Police chief moonlights as casino security director. Is this a conflict of interest?
Those in the security industry know that it often pays better to work in the private sector than the public. According to the 2010 U.S. Security Salary Survey conducted by ASIS International, those who work in the private sector tend to have higher average salaries than those who work in the government sector. However, those employed by the government have higher median salaries. “This seems to indicate if you start your career in the government sector you’ll start out at a higher rate, but transitioning to the private sector will garner higher compensation,” said Mike Moran, special projects editor for ASIS International.
But you can't really do both at the same time, now can you? I just read an interesting article from the Courier-Post in New Jersey that the Medford Police Chief has been moonlighting as the security director of a Pennsylvania casino. First of all, I'm pretty sure being a chief of police is a fairly time consuming job that requires being available at all hours (am I naive on this one?). Well, apparently others agree with me:
Eric Mason, president of the New Jersey State Association of Police Chiefs, said a police chief's job is a 24/7 position and one is never truly off duty or on vacation. Mason said he hasn't heard of a police chief working a second job in his 33 years in law enforcement but would be surprised if Canale is the first.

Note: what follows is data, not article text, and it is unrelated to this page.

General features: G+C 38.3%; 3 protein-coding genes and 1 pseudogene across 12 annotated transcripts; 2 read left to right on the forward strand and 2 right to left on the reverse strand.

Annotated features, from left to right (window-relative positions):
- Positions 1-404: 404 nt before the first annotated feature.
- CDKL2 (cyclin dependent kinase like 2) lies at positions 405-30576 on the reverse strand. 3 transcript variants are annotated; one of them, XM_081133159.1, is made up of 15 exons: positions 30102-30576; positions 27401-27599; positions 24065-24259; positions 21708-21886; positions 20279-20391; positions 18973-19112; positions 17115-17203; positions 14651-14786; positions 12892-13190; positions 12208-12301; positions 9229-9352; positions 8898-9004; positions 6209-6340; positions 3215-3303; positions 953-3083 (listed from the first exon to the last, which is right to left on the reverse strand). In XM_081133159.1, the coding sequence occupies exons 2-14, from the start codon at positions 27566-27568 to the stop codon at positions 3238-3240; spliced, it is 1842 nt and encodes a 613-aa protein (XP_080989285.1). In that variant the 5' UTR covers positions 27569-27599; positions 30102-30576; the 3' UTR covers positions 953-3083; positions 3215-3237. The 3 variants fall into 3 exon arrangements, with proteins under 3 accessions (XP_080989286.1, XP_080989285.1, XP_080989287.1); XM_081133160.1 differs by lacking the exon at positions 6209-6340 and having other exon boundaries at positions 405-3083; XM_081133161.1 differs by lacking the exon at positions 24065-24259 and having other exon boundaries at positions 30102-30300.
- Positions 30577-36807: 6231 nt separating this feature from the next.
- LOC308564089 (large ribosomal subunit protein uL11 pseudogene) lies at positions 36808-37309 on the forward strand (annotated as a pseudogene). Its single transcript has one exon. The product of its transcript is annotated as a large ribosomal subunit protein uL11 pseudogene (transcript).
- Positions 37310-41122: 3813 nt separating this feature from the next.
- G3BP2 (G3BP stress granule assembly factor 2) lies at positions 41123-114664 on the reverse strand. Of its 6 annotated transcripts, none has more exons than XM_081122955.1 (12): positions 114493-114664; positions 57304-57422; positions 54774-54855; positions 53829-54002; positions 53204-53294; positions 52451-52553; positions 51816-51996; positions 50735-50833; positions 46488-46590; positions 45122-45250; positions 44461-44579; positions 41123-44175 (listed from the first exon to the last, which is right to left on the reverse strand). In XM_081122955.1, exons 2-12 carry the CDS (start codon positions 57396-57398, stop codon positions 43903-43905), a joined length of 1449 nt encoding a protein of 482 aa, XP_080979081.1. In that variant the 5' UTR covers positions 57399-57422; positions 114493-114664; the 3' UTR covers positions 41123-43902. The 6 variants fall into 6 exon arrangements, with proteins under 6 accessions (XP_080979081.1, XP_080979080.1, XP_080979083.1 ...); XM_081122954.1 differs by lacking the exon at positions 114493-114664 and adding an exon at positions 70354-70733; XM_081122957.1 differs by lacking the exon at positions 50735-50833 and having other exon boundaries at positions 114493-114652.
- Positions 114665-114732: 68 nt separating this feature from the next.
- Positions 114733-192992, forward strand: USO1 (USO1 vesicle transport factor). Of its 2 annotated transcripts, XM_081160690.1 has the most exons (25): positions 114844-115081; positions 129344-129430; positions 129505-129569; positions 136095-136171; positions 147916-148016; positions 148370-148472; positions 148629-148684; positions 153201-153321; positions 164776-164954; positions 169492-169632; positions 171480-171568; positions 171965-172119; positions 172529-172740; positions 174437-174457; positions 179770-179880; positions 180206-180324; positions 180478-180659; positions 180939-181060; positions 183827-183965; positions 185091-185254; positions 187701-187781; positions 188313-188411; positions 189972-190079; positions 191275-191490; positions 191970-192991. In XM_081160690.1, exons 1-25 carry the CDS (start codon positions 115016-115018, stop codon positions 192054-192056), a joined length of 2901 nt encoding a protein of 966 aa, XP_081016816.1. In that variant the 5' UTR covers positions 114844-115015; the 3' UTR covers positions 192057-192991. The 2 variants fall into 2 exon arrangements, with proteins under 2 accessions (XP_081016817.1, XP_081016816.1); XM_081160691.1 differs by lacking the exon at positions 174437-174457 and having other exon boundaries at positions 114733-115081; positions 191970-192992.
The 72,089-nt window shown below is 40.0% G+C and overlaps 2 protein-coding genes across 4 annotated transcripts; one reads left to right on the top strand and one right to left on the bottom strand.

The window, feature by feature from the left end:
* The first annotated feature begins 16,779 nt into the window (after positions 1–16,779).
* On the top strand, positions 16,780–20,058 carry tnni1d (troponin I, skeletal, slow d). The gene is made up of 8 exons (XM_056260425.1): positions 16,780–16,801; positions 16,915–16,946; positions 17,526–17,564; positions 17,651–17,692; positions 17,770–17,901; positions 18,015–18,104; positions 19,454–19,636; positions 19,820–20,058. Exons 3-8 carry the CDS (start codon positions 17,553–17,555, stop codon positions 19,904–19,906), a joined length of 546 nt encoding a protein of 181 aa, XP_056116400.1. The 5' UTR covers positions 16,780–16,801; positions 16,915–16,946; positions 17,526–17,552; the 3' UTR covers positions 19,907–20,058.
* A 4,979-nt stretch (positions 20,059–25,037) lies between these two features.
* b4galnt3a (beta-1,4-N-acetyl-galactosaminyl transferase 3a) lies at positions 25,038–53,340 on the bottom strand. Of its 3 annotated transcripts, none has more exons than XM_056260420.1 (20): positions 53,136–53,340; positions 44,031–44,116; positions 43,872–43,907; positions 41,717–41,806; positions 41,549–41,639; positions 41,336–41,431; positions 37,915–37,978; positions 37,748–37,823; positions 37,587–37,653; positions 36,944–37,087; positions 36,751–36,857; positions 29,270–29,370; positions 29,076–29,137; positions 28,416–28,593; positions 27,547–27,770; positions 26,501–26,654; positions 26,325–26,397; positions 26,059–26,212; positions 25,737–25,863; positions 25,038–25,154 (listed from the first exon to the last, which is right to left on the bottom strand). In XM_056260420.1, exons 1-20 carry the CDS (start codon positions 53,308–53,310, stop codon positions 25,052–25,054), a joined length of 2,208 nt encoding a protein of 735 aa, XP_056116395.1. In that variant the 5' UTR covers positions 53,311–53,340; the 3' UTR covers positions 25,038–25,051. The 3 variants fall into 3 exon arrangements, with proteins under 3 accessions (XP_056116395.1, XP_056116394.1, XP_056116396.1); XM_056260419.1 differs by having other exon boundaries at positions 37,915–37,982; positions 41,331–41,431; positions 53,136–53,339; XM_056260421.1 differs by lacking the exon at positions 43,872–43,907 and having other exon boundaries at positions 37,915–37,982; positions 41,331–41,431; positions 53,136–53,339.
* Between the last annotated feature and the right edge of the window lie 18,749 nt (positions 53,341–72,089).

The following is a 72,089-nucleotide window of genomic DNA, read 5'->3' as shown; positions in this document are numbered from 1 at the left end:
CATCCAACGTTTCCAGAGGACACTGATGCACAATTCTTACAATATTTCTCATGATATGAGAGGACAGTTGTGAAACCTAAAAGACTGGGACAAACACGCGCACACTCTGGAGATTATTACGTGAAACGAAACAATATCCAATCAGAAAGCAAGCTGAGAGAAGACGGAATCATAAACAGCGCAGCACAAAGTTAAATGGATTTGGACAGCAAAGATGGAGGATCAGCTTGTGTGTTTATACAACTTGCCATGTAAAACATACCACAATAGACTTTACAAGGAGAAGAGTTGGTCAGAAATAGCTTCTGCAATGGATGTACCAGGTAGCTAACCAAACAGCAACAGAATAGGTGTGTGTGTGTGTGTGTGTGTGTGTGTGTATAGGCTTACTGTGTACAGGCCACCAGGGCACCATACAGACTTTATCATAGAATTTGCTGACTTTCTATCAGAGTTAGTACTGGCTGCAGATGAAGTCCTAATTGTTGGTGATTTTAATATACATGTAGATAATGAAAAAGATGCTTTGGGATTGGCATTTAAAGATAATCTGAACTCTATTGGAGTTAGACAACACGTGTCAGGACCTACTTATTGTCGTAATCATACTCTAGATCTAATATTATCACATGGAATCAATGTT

But, others think that law enforcement officers, just like the average Joe, should be able to make money working other jobs if they want to:
Ray Hayducka, second vice president of the police chiefs association, said he works as a part-time law consultant and teacher -- about 20 hours per month -- and police chiefs should be able to take advantage of money-making opportunities like other citizens.
But, there's a big difference between working as a police officer and a teacher, in my opinion. If there's an emergency, leaving a bunch of college kids isn't really such a big deal, but leaving one's security duties at a casino (or any facility, really) seems like it could jeopardize the safety and security of individuals.
And, something the article only touched on, was the conflict of interest involved in holding these two positions. Granted, his two gigs are in different states so he doesn't have jurisdictional powers at his casino job, but I think this certainly begs the question of priorities. How are citizens of Medford, who foot the bill for his salary, know they have the complete dedication of their highest ranking police official? If I lived there, I would certainly be irked by this.
Plus, the man makes $139,000 as a police chief and is slated for another $10,000 pay increase in January, according to the article. I'm not aware what the cost of living is in New Jersey or how much the average police chief makes, but that seems like a good chunk of change, doesn't it? Frankly, I'm bothered by this. Are you?